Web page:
Zume delivers made-to-order pizza with robots
Silicon Valley pizza shop has also introduced baking-on-the-way delivery vehicles that cook the pizza en route to the customer.
October 3, 2016 By Andrew Joseph
If you are in Silicon Valley, Ca., the next time you get the munchies you might want to try getting your pizza from Zume (pronounced ‘zoom’), a company that has created two unique manners of constructing a pizza and getting it to you in nearly half the time as conventional pizza deliveries.
Founded by Julia Collins and Alex Garden, Zume is focused on the home-delivery aspect.
With customers now ordering more pizza on-line than in-store—a growth of over 300 percent over the in-store—Zume believes its speed, quality and price-points will make it a winner.
Zume’s first foray into speed is its use of robotics to construct a pizza pie.
After a human worker places the flatten pizza dough on a conveyor, a robot Zume calls Pepe dispenses sauce at the optimal point thanks to a camera system that ensures it hits the mark in the center of the pie base.
Maria, a sauce-spreading robot, moves the sauce in a circular motion to provide a consistent and even spread across the pizza dough.
A human worker then has 22 seconds to load the pizza toppings before Bruno, the six-axis ABB robot (see image at very top) picks up and gently places the pie into the oven.
When cooked, the pizza is placed into a protective pizza box manufactured out of sugar cane to help it maintain its freshness through delivery to the consumer.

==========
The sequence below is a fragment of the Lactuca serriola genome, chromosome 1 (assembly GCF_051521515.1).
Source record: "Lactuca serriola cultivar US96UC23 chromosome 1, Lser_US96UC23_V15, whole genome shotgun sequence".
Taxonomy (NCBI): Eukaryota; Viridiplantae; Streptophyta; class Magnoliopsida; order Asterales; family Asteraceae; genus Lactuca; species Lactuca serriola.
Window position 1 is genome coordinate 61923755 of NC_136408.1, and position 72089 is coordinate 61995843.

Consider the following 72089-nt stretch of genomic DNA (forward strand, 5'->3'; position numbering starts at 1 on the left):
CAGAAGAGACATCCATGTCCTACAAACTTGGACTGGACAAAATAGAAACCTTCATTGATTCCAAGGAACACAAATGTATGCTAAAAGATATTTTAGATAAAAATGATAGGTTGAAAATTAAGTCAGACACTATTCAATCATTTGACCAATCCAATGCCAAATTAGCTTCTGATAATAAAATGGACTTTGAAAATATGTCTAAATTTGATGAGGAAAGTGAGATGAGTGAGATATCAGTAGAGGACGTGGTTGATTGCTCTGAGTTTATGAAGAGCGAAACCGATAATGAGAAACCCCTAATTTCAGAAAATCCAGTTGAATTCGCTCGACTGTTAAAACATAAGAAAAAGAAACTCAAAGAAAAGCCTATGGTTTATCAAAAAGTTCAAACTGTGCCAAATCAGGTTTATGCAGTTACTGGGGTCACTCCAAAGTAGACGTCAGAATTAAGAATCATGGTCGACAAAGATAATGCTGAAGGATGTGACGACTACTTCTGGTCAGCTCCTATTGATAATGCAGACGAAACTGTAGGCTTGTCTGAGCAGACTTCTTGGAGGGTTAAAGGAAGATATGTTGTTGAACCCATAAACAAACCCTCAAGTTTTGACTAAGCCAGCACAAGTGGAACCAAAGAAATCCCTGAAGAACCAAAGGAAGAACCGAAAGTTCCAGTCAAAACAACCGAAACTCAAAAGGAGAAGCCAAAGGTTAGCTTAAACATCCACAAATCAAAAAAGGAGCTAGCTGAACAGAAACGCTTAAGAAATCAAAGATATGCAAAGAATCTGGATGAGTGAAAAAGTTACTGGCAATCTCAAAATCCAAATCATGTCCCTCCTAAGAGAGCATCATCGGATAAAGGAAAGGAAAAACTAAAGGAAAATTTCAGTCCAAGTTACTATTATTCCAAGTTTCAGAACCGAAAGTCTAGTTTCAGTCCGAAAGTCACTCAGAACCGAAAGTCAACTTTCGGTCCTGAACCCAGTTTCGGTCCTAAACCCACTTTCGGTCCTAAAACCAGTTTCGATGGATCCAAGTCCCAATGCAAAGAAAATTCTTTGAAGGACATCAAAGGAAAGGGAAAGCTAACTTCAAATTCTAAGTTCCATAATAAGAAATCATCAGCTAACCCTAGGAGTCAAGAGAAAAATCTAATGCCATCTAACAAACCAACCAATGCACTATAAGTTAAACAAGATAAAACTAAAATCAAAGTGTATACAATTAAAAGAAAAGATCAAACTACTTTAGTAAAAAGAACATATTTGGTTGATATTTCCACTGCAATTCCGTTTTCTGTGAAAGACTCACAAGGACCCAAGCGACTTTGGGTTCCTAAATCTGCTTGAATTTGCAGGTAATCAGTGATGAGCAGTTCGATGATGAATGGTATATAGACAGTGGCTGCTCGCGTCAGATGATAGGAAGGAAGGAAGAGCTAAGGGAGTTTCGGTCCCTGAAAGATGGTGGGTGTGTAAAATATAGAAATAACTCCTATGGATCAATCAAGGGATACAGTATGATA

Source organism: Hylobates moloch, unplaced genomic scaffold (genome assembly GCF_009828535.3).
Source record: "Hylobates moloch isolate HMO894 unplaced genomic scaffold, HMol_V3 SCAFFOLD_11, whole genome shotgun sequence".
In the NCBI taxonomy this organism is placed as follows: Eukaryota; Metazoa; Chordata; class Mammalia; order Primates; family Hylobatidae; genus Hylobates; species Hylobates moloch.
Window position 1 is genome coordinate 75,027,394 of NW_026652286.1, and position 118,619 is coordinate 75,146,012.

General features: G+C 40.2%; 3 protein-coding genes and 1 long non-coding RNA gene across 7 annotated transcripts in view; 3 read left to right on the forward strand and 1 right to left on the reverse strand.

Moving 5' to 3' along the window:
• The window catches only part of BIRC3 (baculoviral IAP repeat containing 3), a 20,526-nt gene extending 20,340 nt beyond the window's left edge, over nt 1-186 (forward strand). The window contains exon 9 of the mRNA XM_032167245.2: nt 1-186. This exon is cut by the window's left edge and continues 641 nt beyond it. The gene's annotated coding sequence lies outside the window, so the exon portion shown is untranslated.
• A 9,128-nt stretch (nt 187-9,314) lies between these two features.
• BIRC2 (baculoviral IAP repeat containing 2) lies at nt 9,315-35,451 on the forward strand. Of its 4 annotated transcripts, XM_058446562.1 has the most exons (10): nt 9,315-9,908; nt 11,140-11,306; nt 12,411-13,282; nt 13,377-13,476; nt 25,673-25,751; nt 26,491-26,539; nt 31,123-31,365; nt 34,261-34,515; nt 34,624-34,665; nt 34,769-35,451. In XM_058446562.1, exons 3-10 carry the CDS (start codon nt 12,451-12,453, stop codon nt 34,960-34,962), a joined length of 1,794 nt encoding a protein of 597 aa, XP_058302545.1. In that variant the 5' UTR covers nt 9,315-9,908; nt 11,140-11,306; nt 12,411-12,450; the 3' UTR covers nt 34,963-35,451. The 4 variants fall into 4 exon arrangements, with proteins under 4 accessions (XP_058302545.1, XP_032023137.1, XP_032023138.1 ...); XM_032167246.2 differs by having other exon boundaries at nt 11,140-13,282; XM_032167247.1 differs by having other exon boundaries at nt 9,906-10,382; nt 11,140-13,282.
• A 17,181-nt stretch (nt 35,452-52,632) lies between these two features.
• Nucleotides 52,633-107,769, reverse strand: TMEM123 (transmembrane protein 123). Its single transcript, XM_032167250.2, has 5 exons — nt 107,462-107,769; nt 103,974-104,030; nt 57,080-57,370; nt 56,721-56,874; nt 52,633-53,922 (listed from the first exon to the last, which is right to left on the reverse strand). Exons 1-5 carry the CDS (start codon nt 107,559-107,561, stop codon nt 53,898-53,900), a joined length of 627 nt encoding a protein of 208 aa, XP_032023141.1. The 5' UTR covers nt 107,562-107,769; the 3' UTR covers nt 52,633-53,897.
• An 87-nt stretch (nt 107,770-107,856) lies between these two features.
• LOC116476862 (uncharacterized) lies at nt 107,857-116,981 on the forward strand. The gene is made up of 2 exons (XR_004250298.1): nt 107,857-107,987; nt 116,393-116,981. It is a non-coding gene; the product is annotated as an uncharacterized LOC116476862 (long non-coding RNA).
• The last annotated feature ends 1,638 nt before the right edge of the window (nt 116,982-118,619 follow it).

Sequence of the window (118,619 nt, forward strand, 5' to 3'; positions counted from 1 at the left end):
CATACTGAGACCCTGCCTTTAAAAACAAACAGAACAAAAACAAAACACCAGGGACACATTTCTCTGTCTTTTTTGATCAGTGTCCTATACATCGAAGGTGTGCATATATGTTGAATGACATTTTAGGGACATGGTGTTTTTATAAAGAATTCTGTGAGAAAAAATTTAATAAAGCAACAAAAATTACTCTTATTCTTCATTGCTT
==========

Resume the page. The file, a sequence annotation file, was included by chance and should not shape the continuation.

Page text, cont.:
According to Zume, the robots help reduce the amount of time required to manufacture each pizza, while ensuring product consistency. It has also allowed it to cut labor costs in half even while paying its employees a higher than average wage.
Zume says that from the moment the pizza order is placed electronically to the exact moment it reaches the customer’s door, delivery is in an average of 22 minutes, just slightly under half of what the competition offers industry-wide.
Delivery is still made by people in a car, but Zume also has another concept on the go.
Pizza To Go
And then there’s the new concept of BOTW (Baked On The Way), whereby after a pizza order is placed, the pizza is made at the Zume facility par-baked at 800F, and then loaded (hot!-hot! hot!) into a pizza delivery truck:
Inside the truck, the pizza is placed into one of 56 proprietary mobile ovens to finish cooking the pizza while it is being delivered to the consumer who just can’t wait.
The ovens in the pizza trucks are fully automated, so there is no need for anyone to be jostled around in front of the ovens, meaning the driver just has to drive until arriving and then needing to package the pizza.
Canadian Packaging isn’t sure how this mobile oven will really work when 20 orders come in at once, meaning 20 pizza are made and are cooked at different times, meaning 20 different final bake times in the truck, along with 20 different delivery locations. And that’s just with 20 pizzas. Note that there are 56 ovens in the truck. How will that affect delivery time?
Canadian Packaging does like the robots making the pizza, however.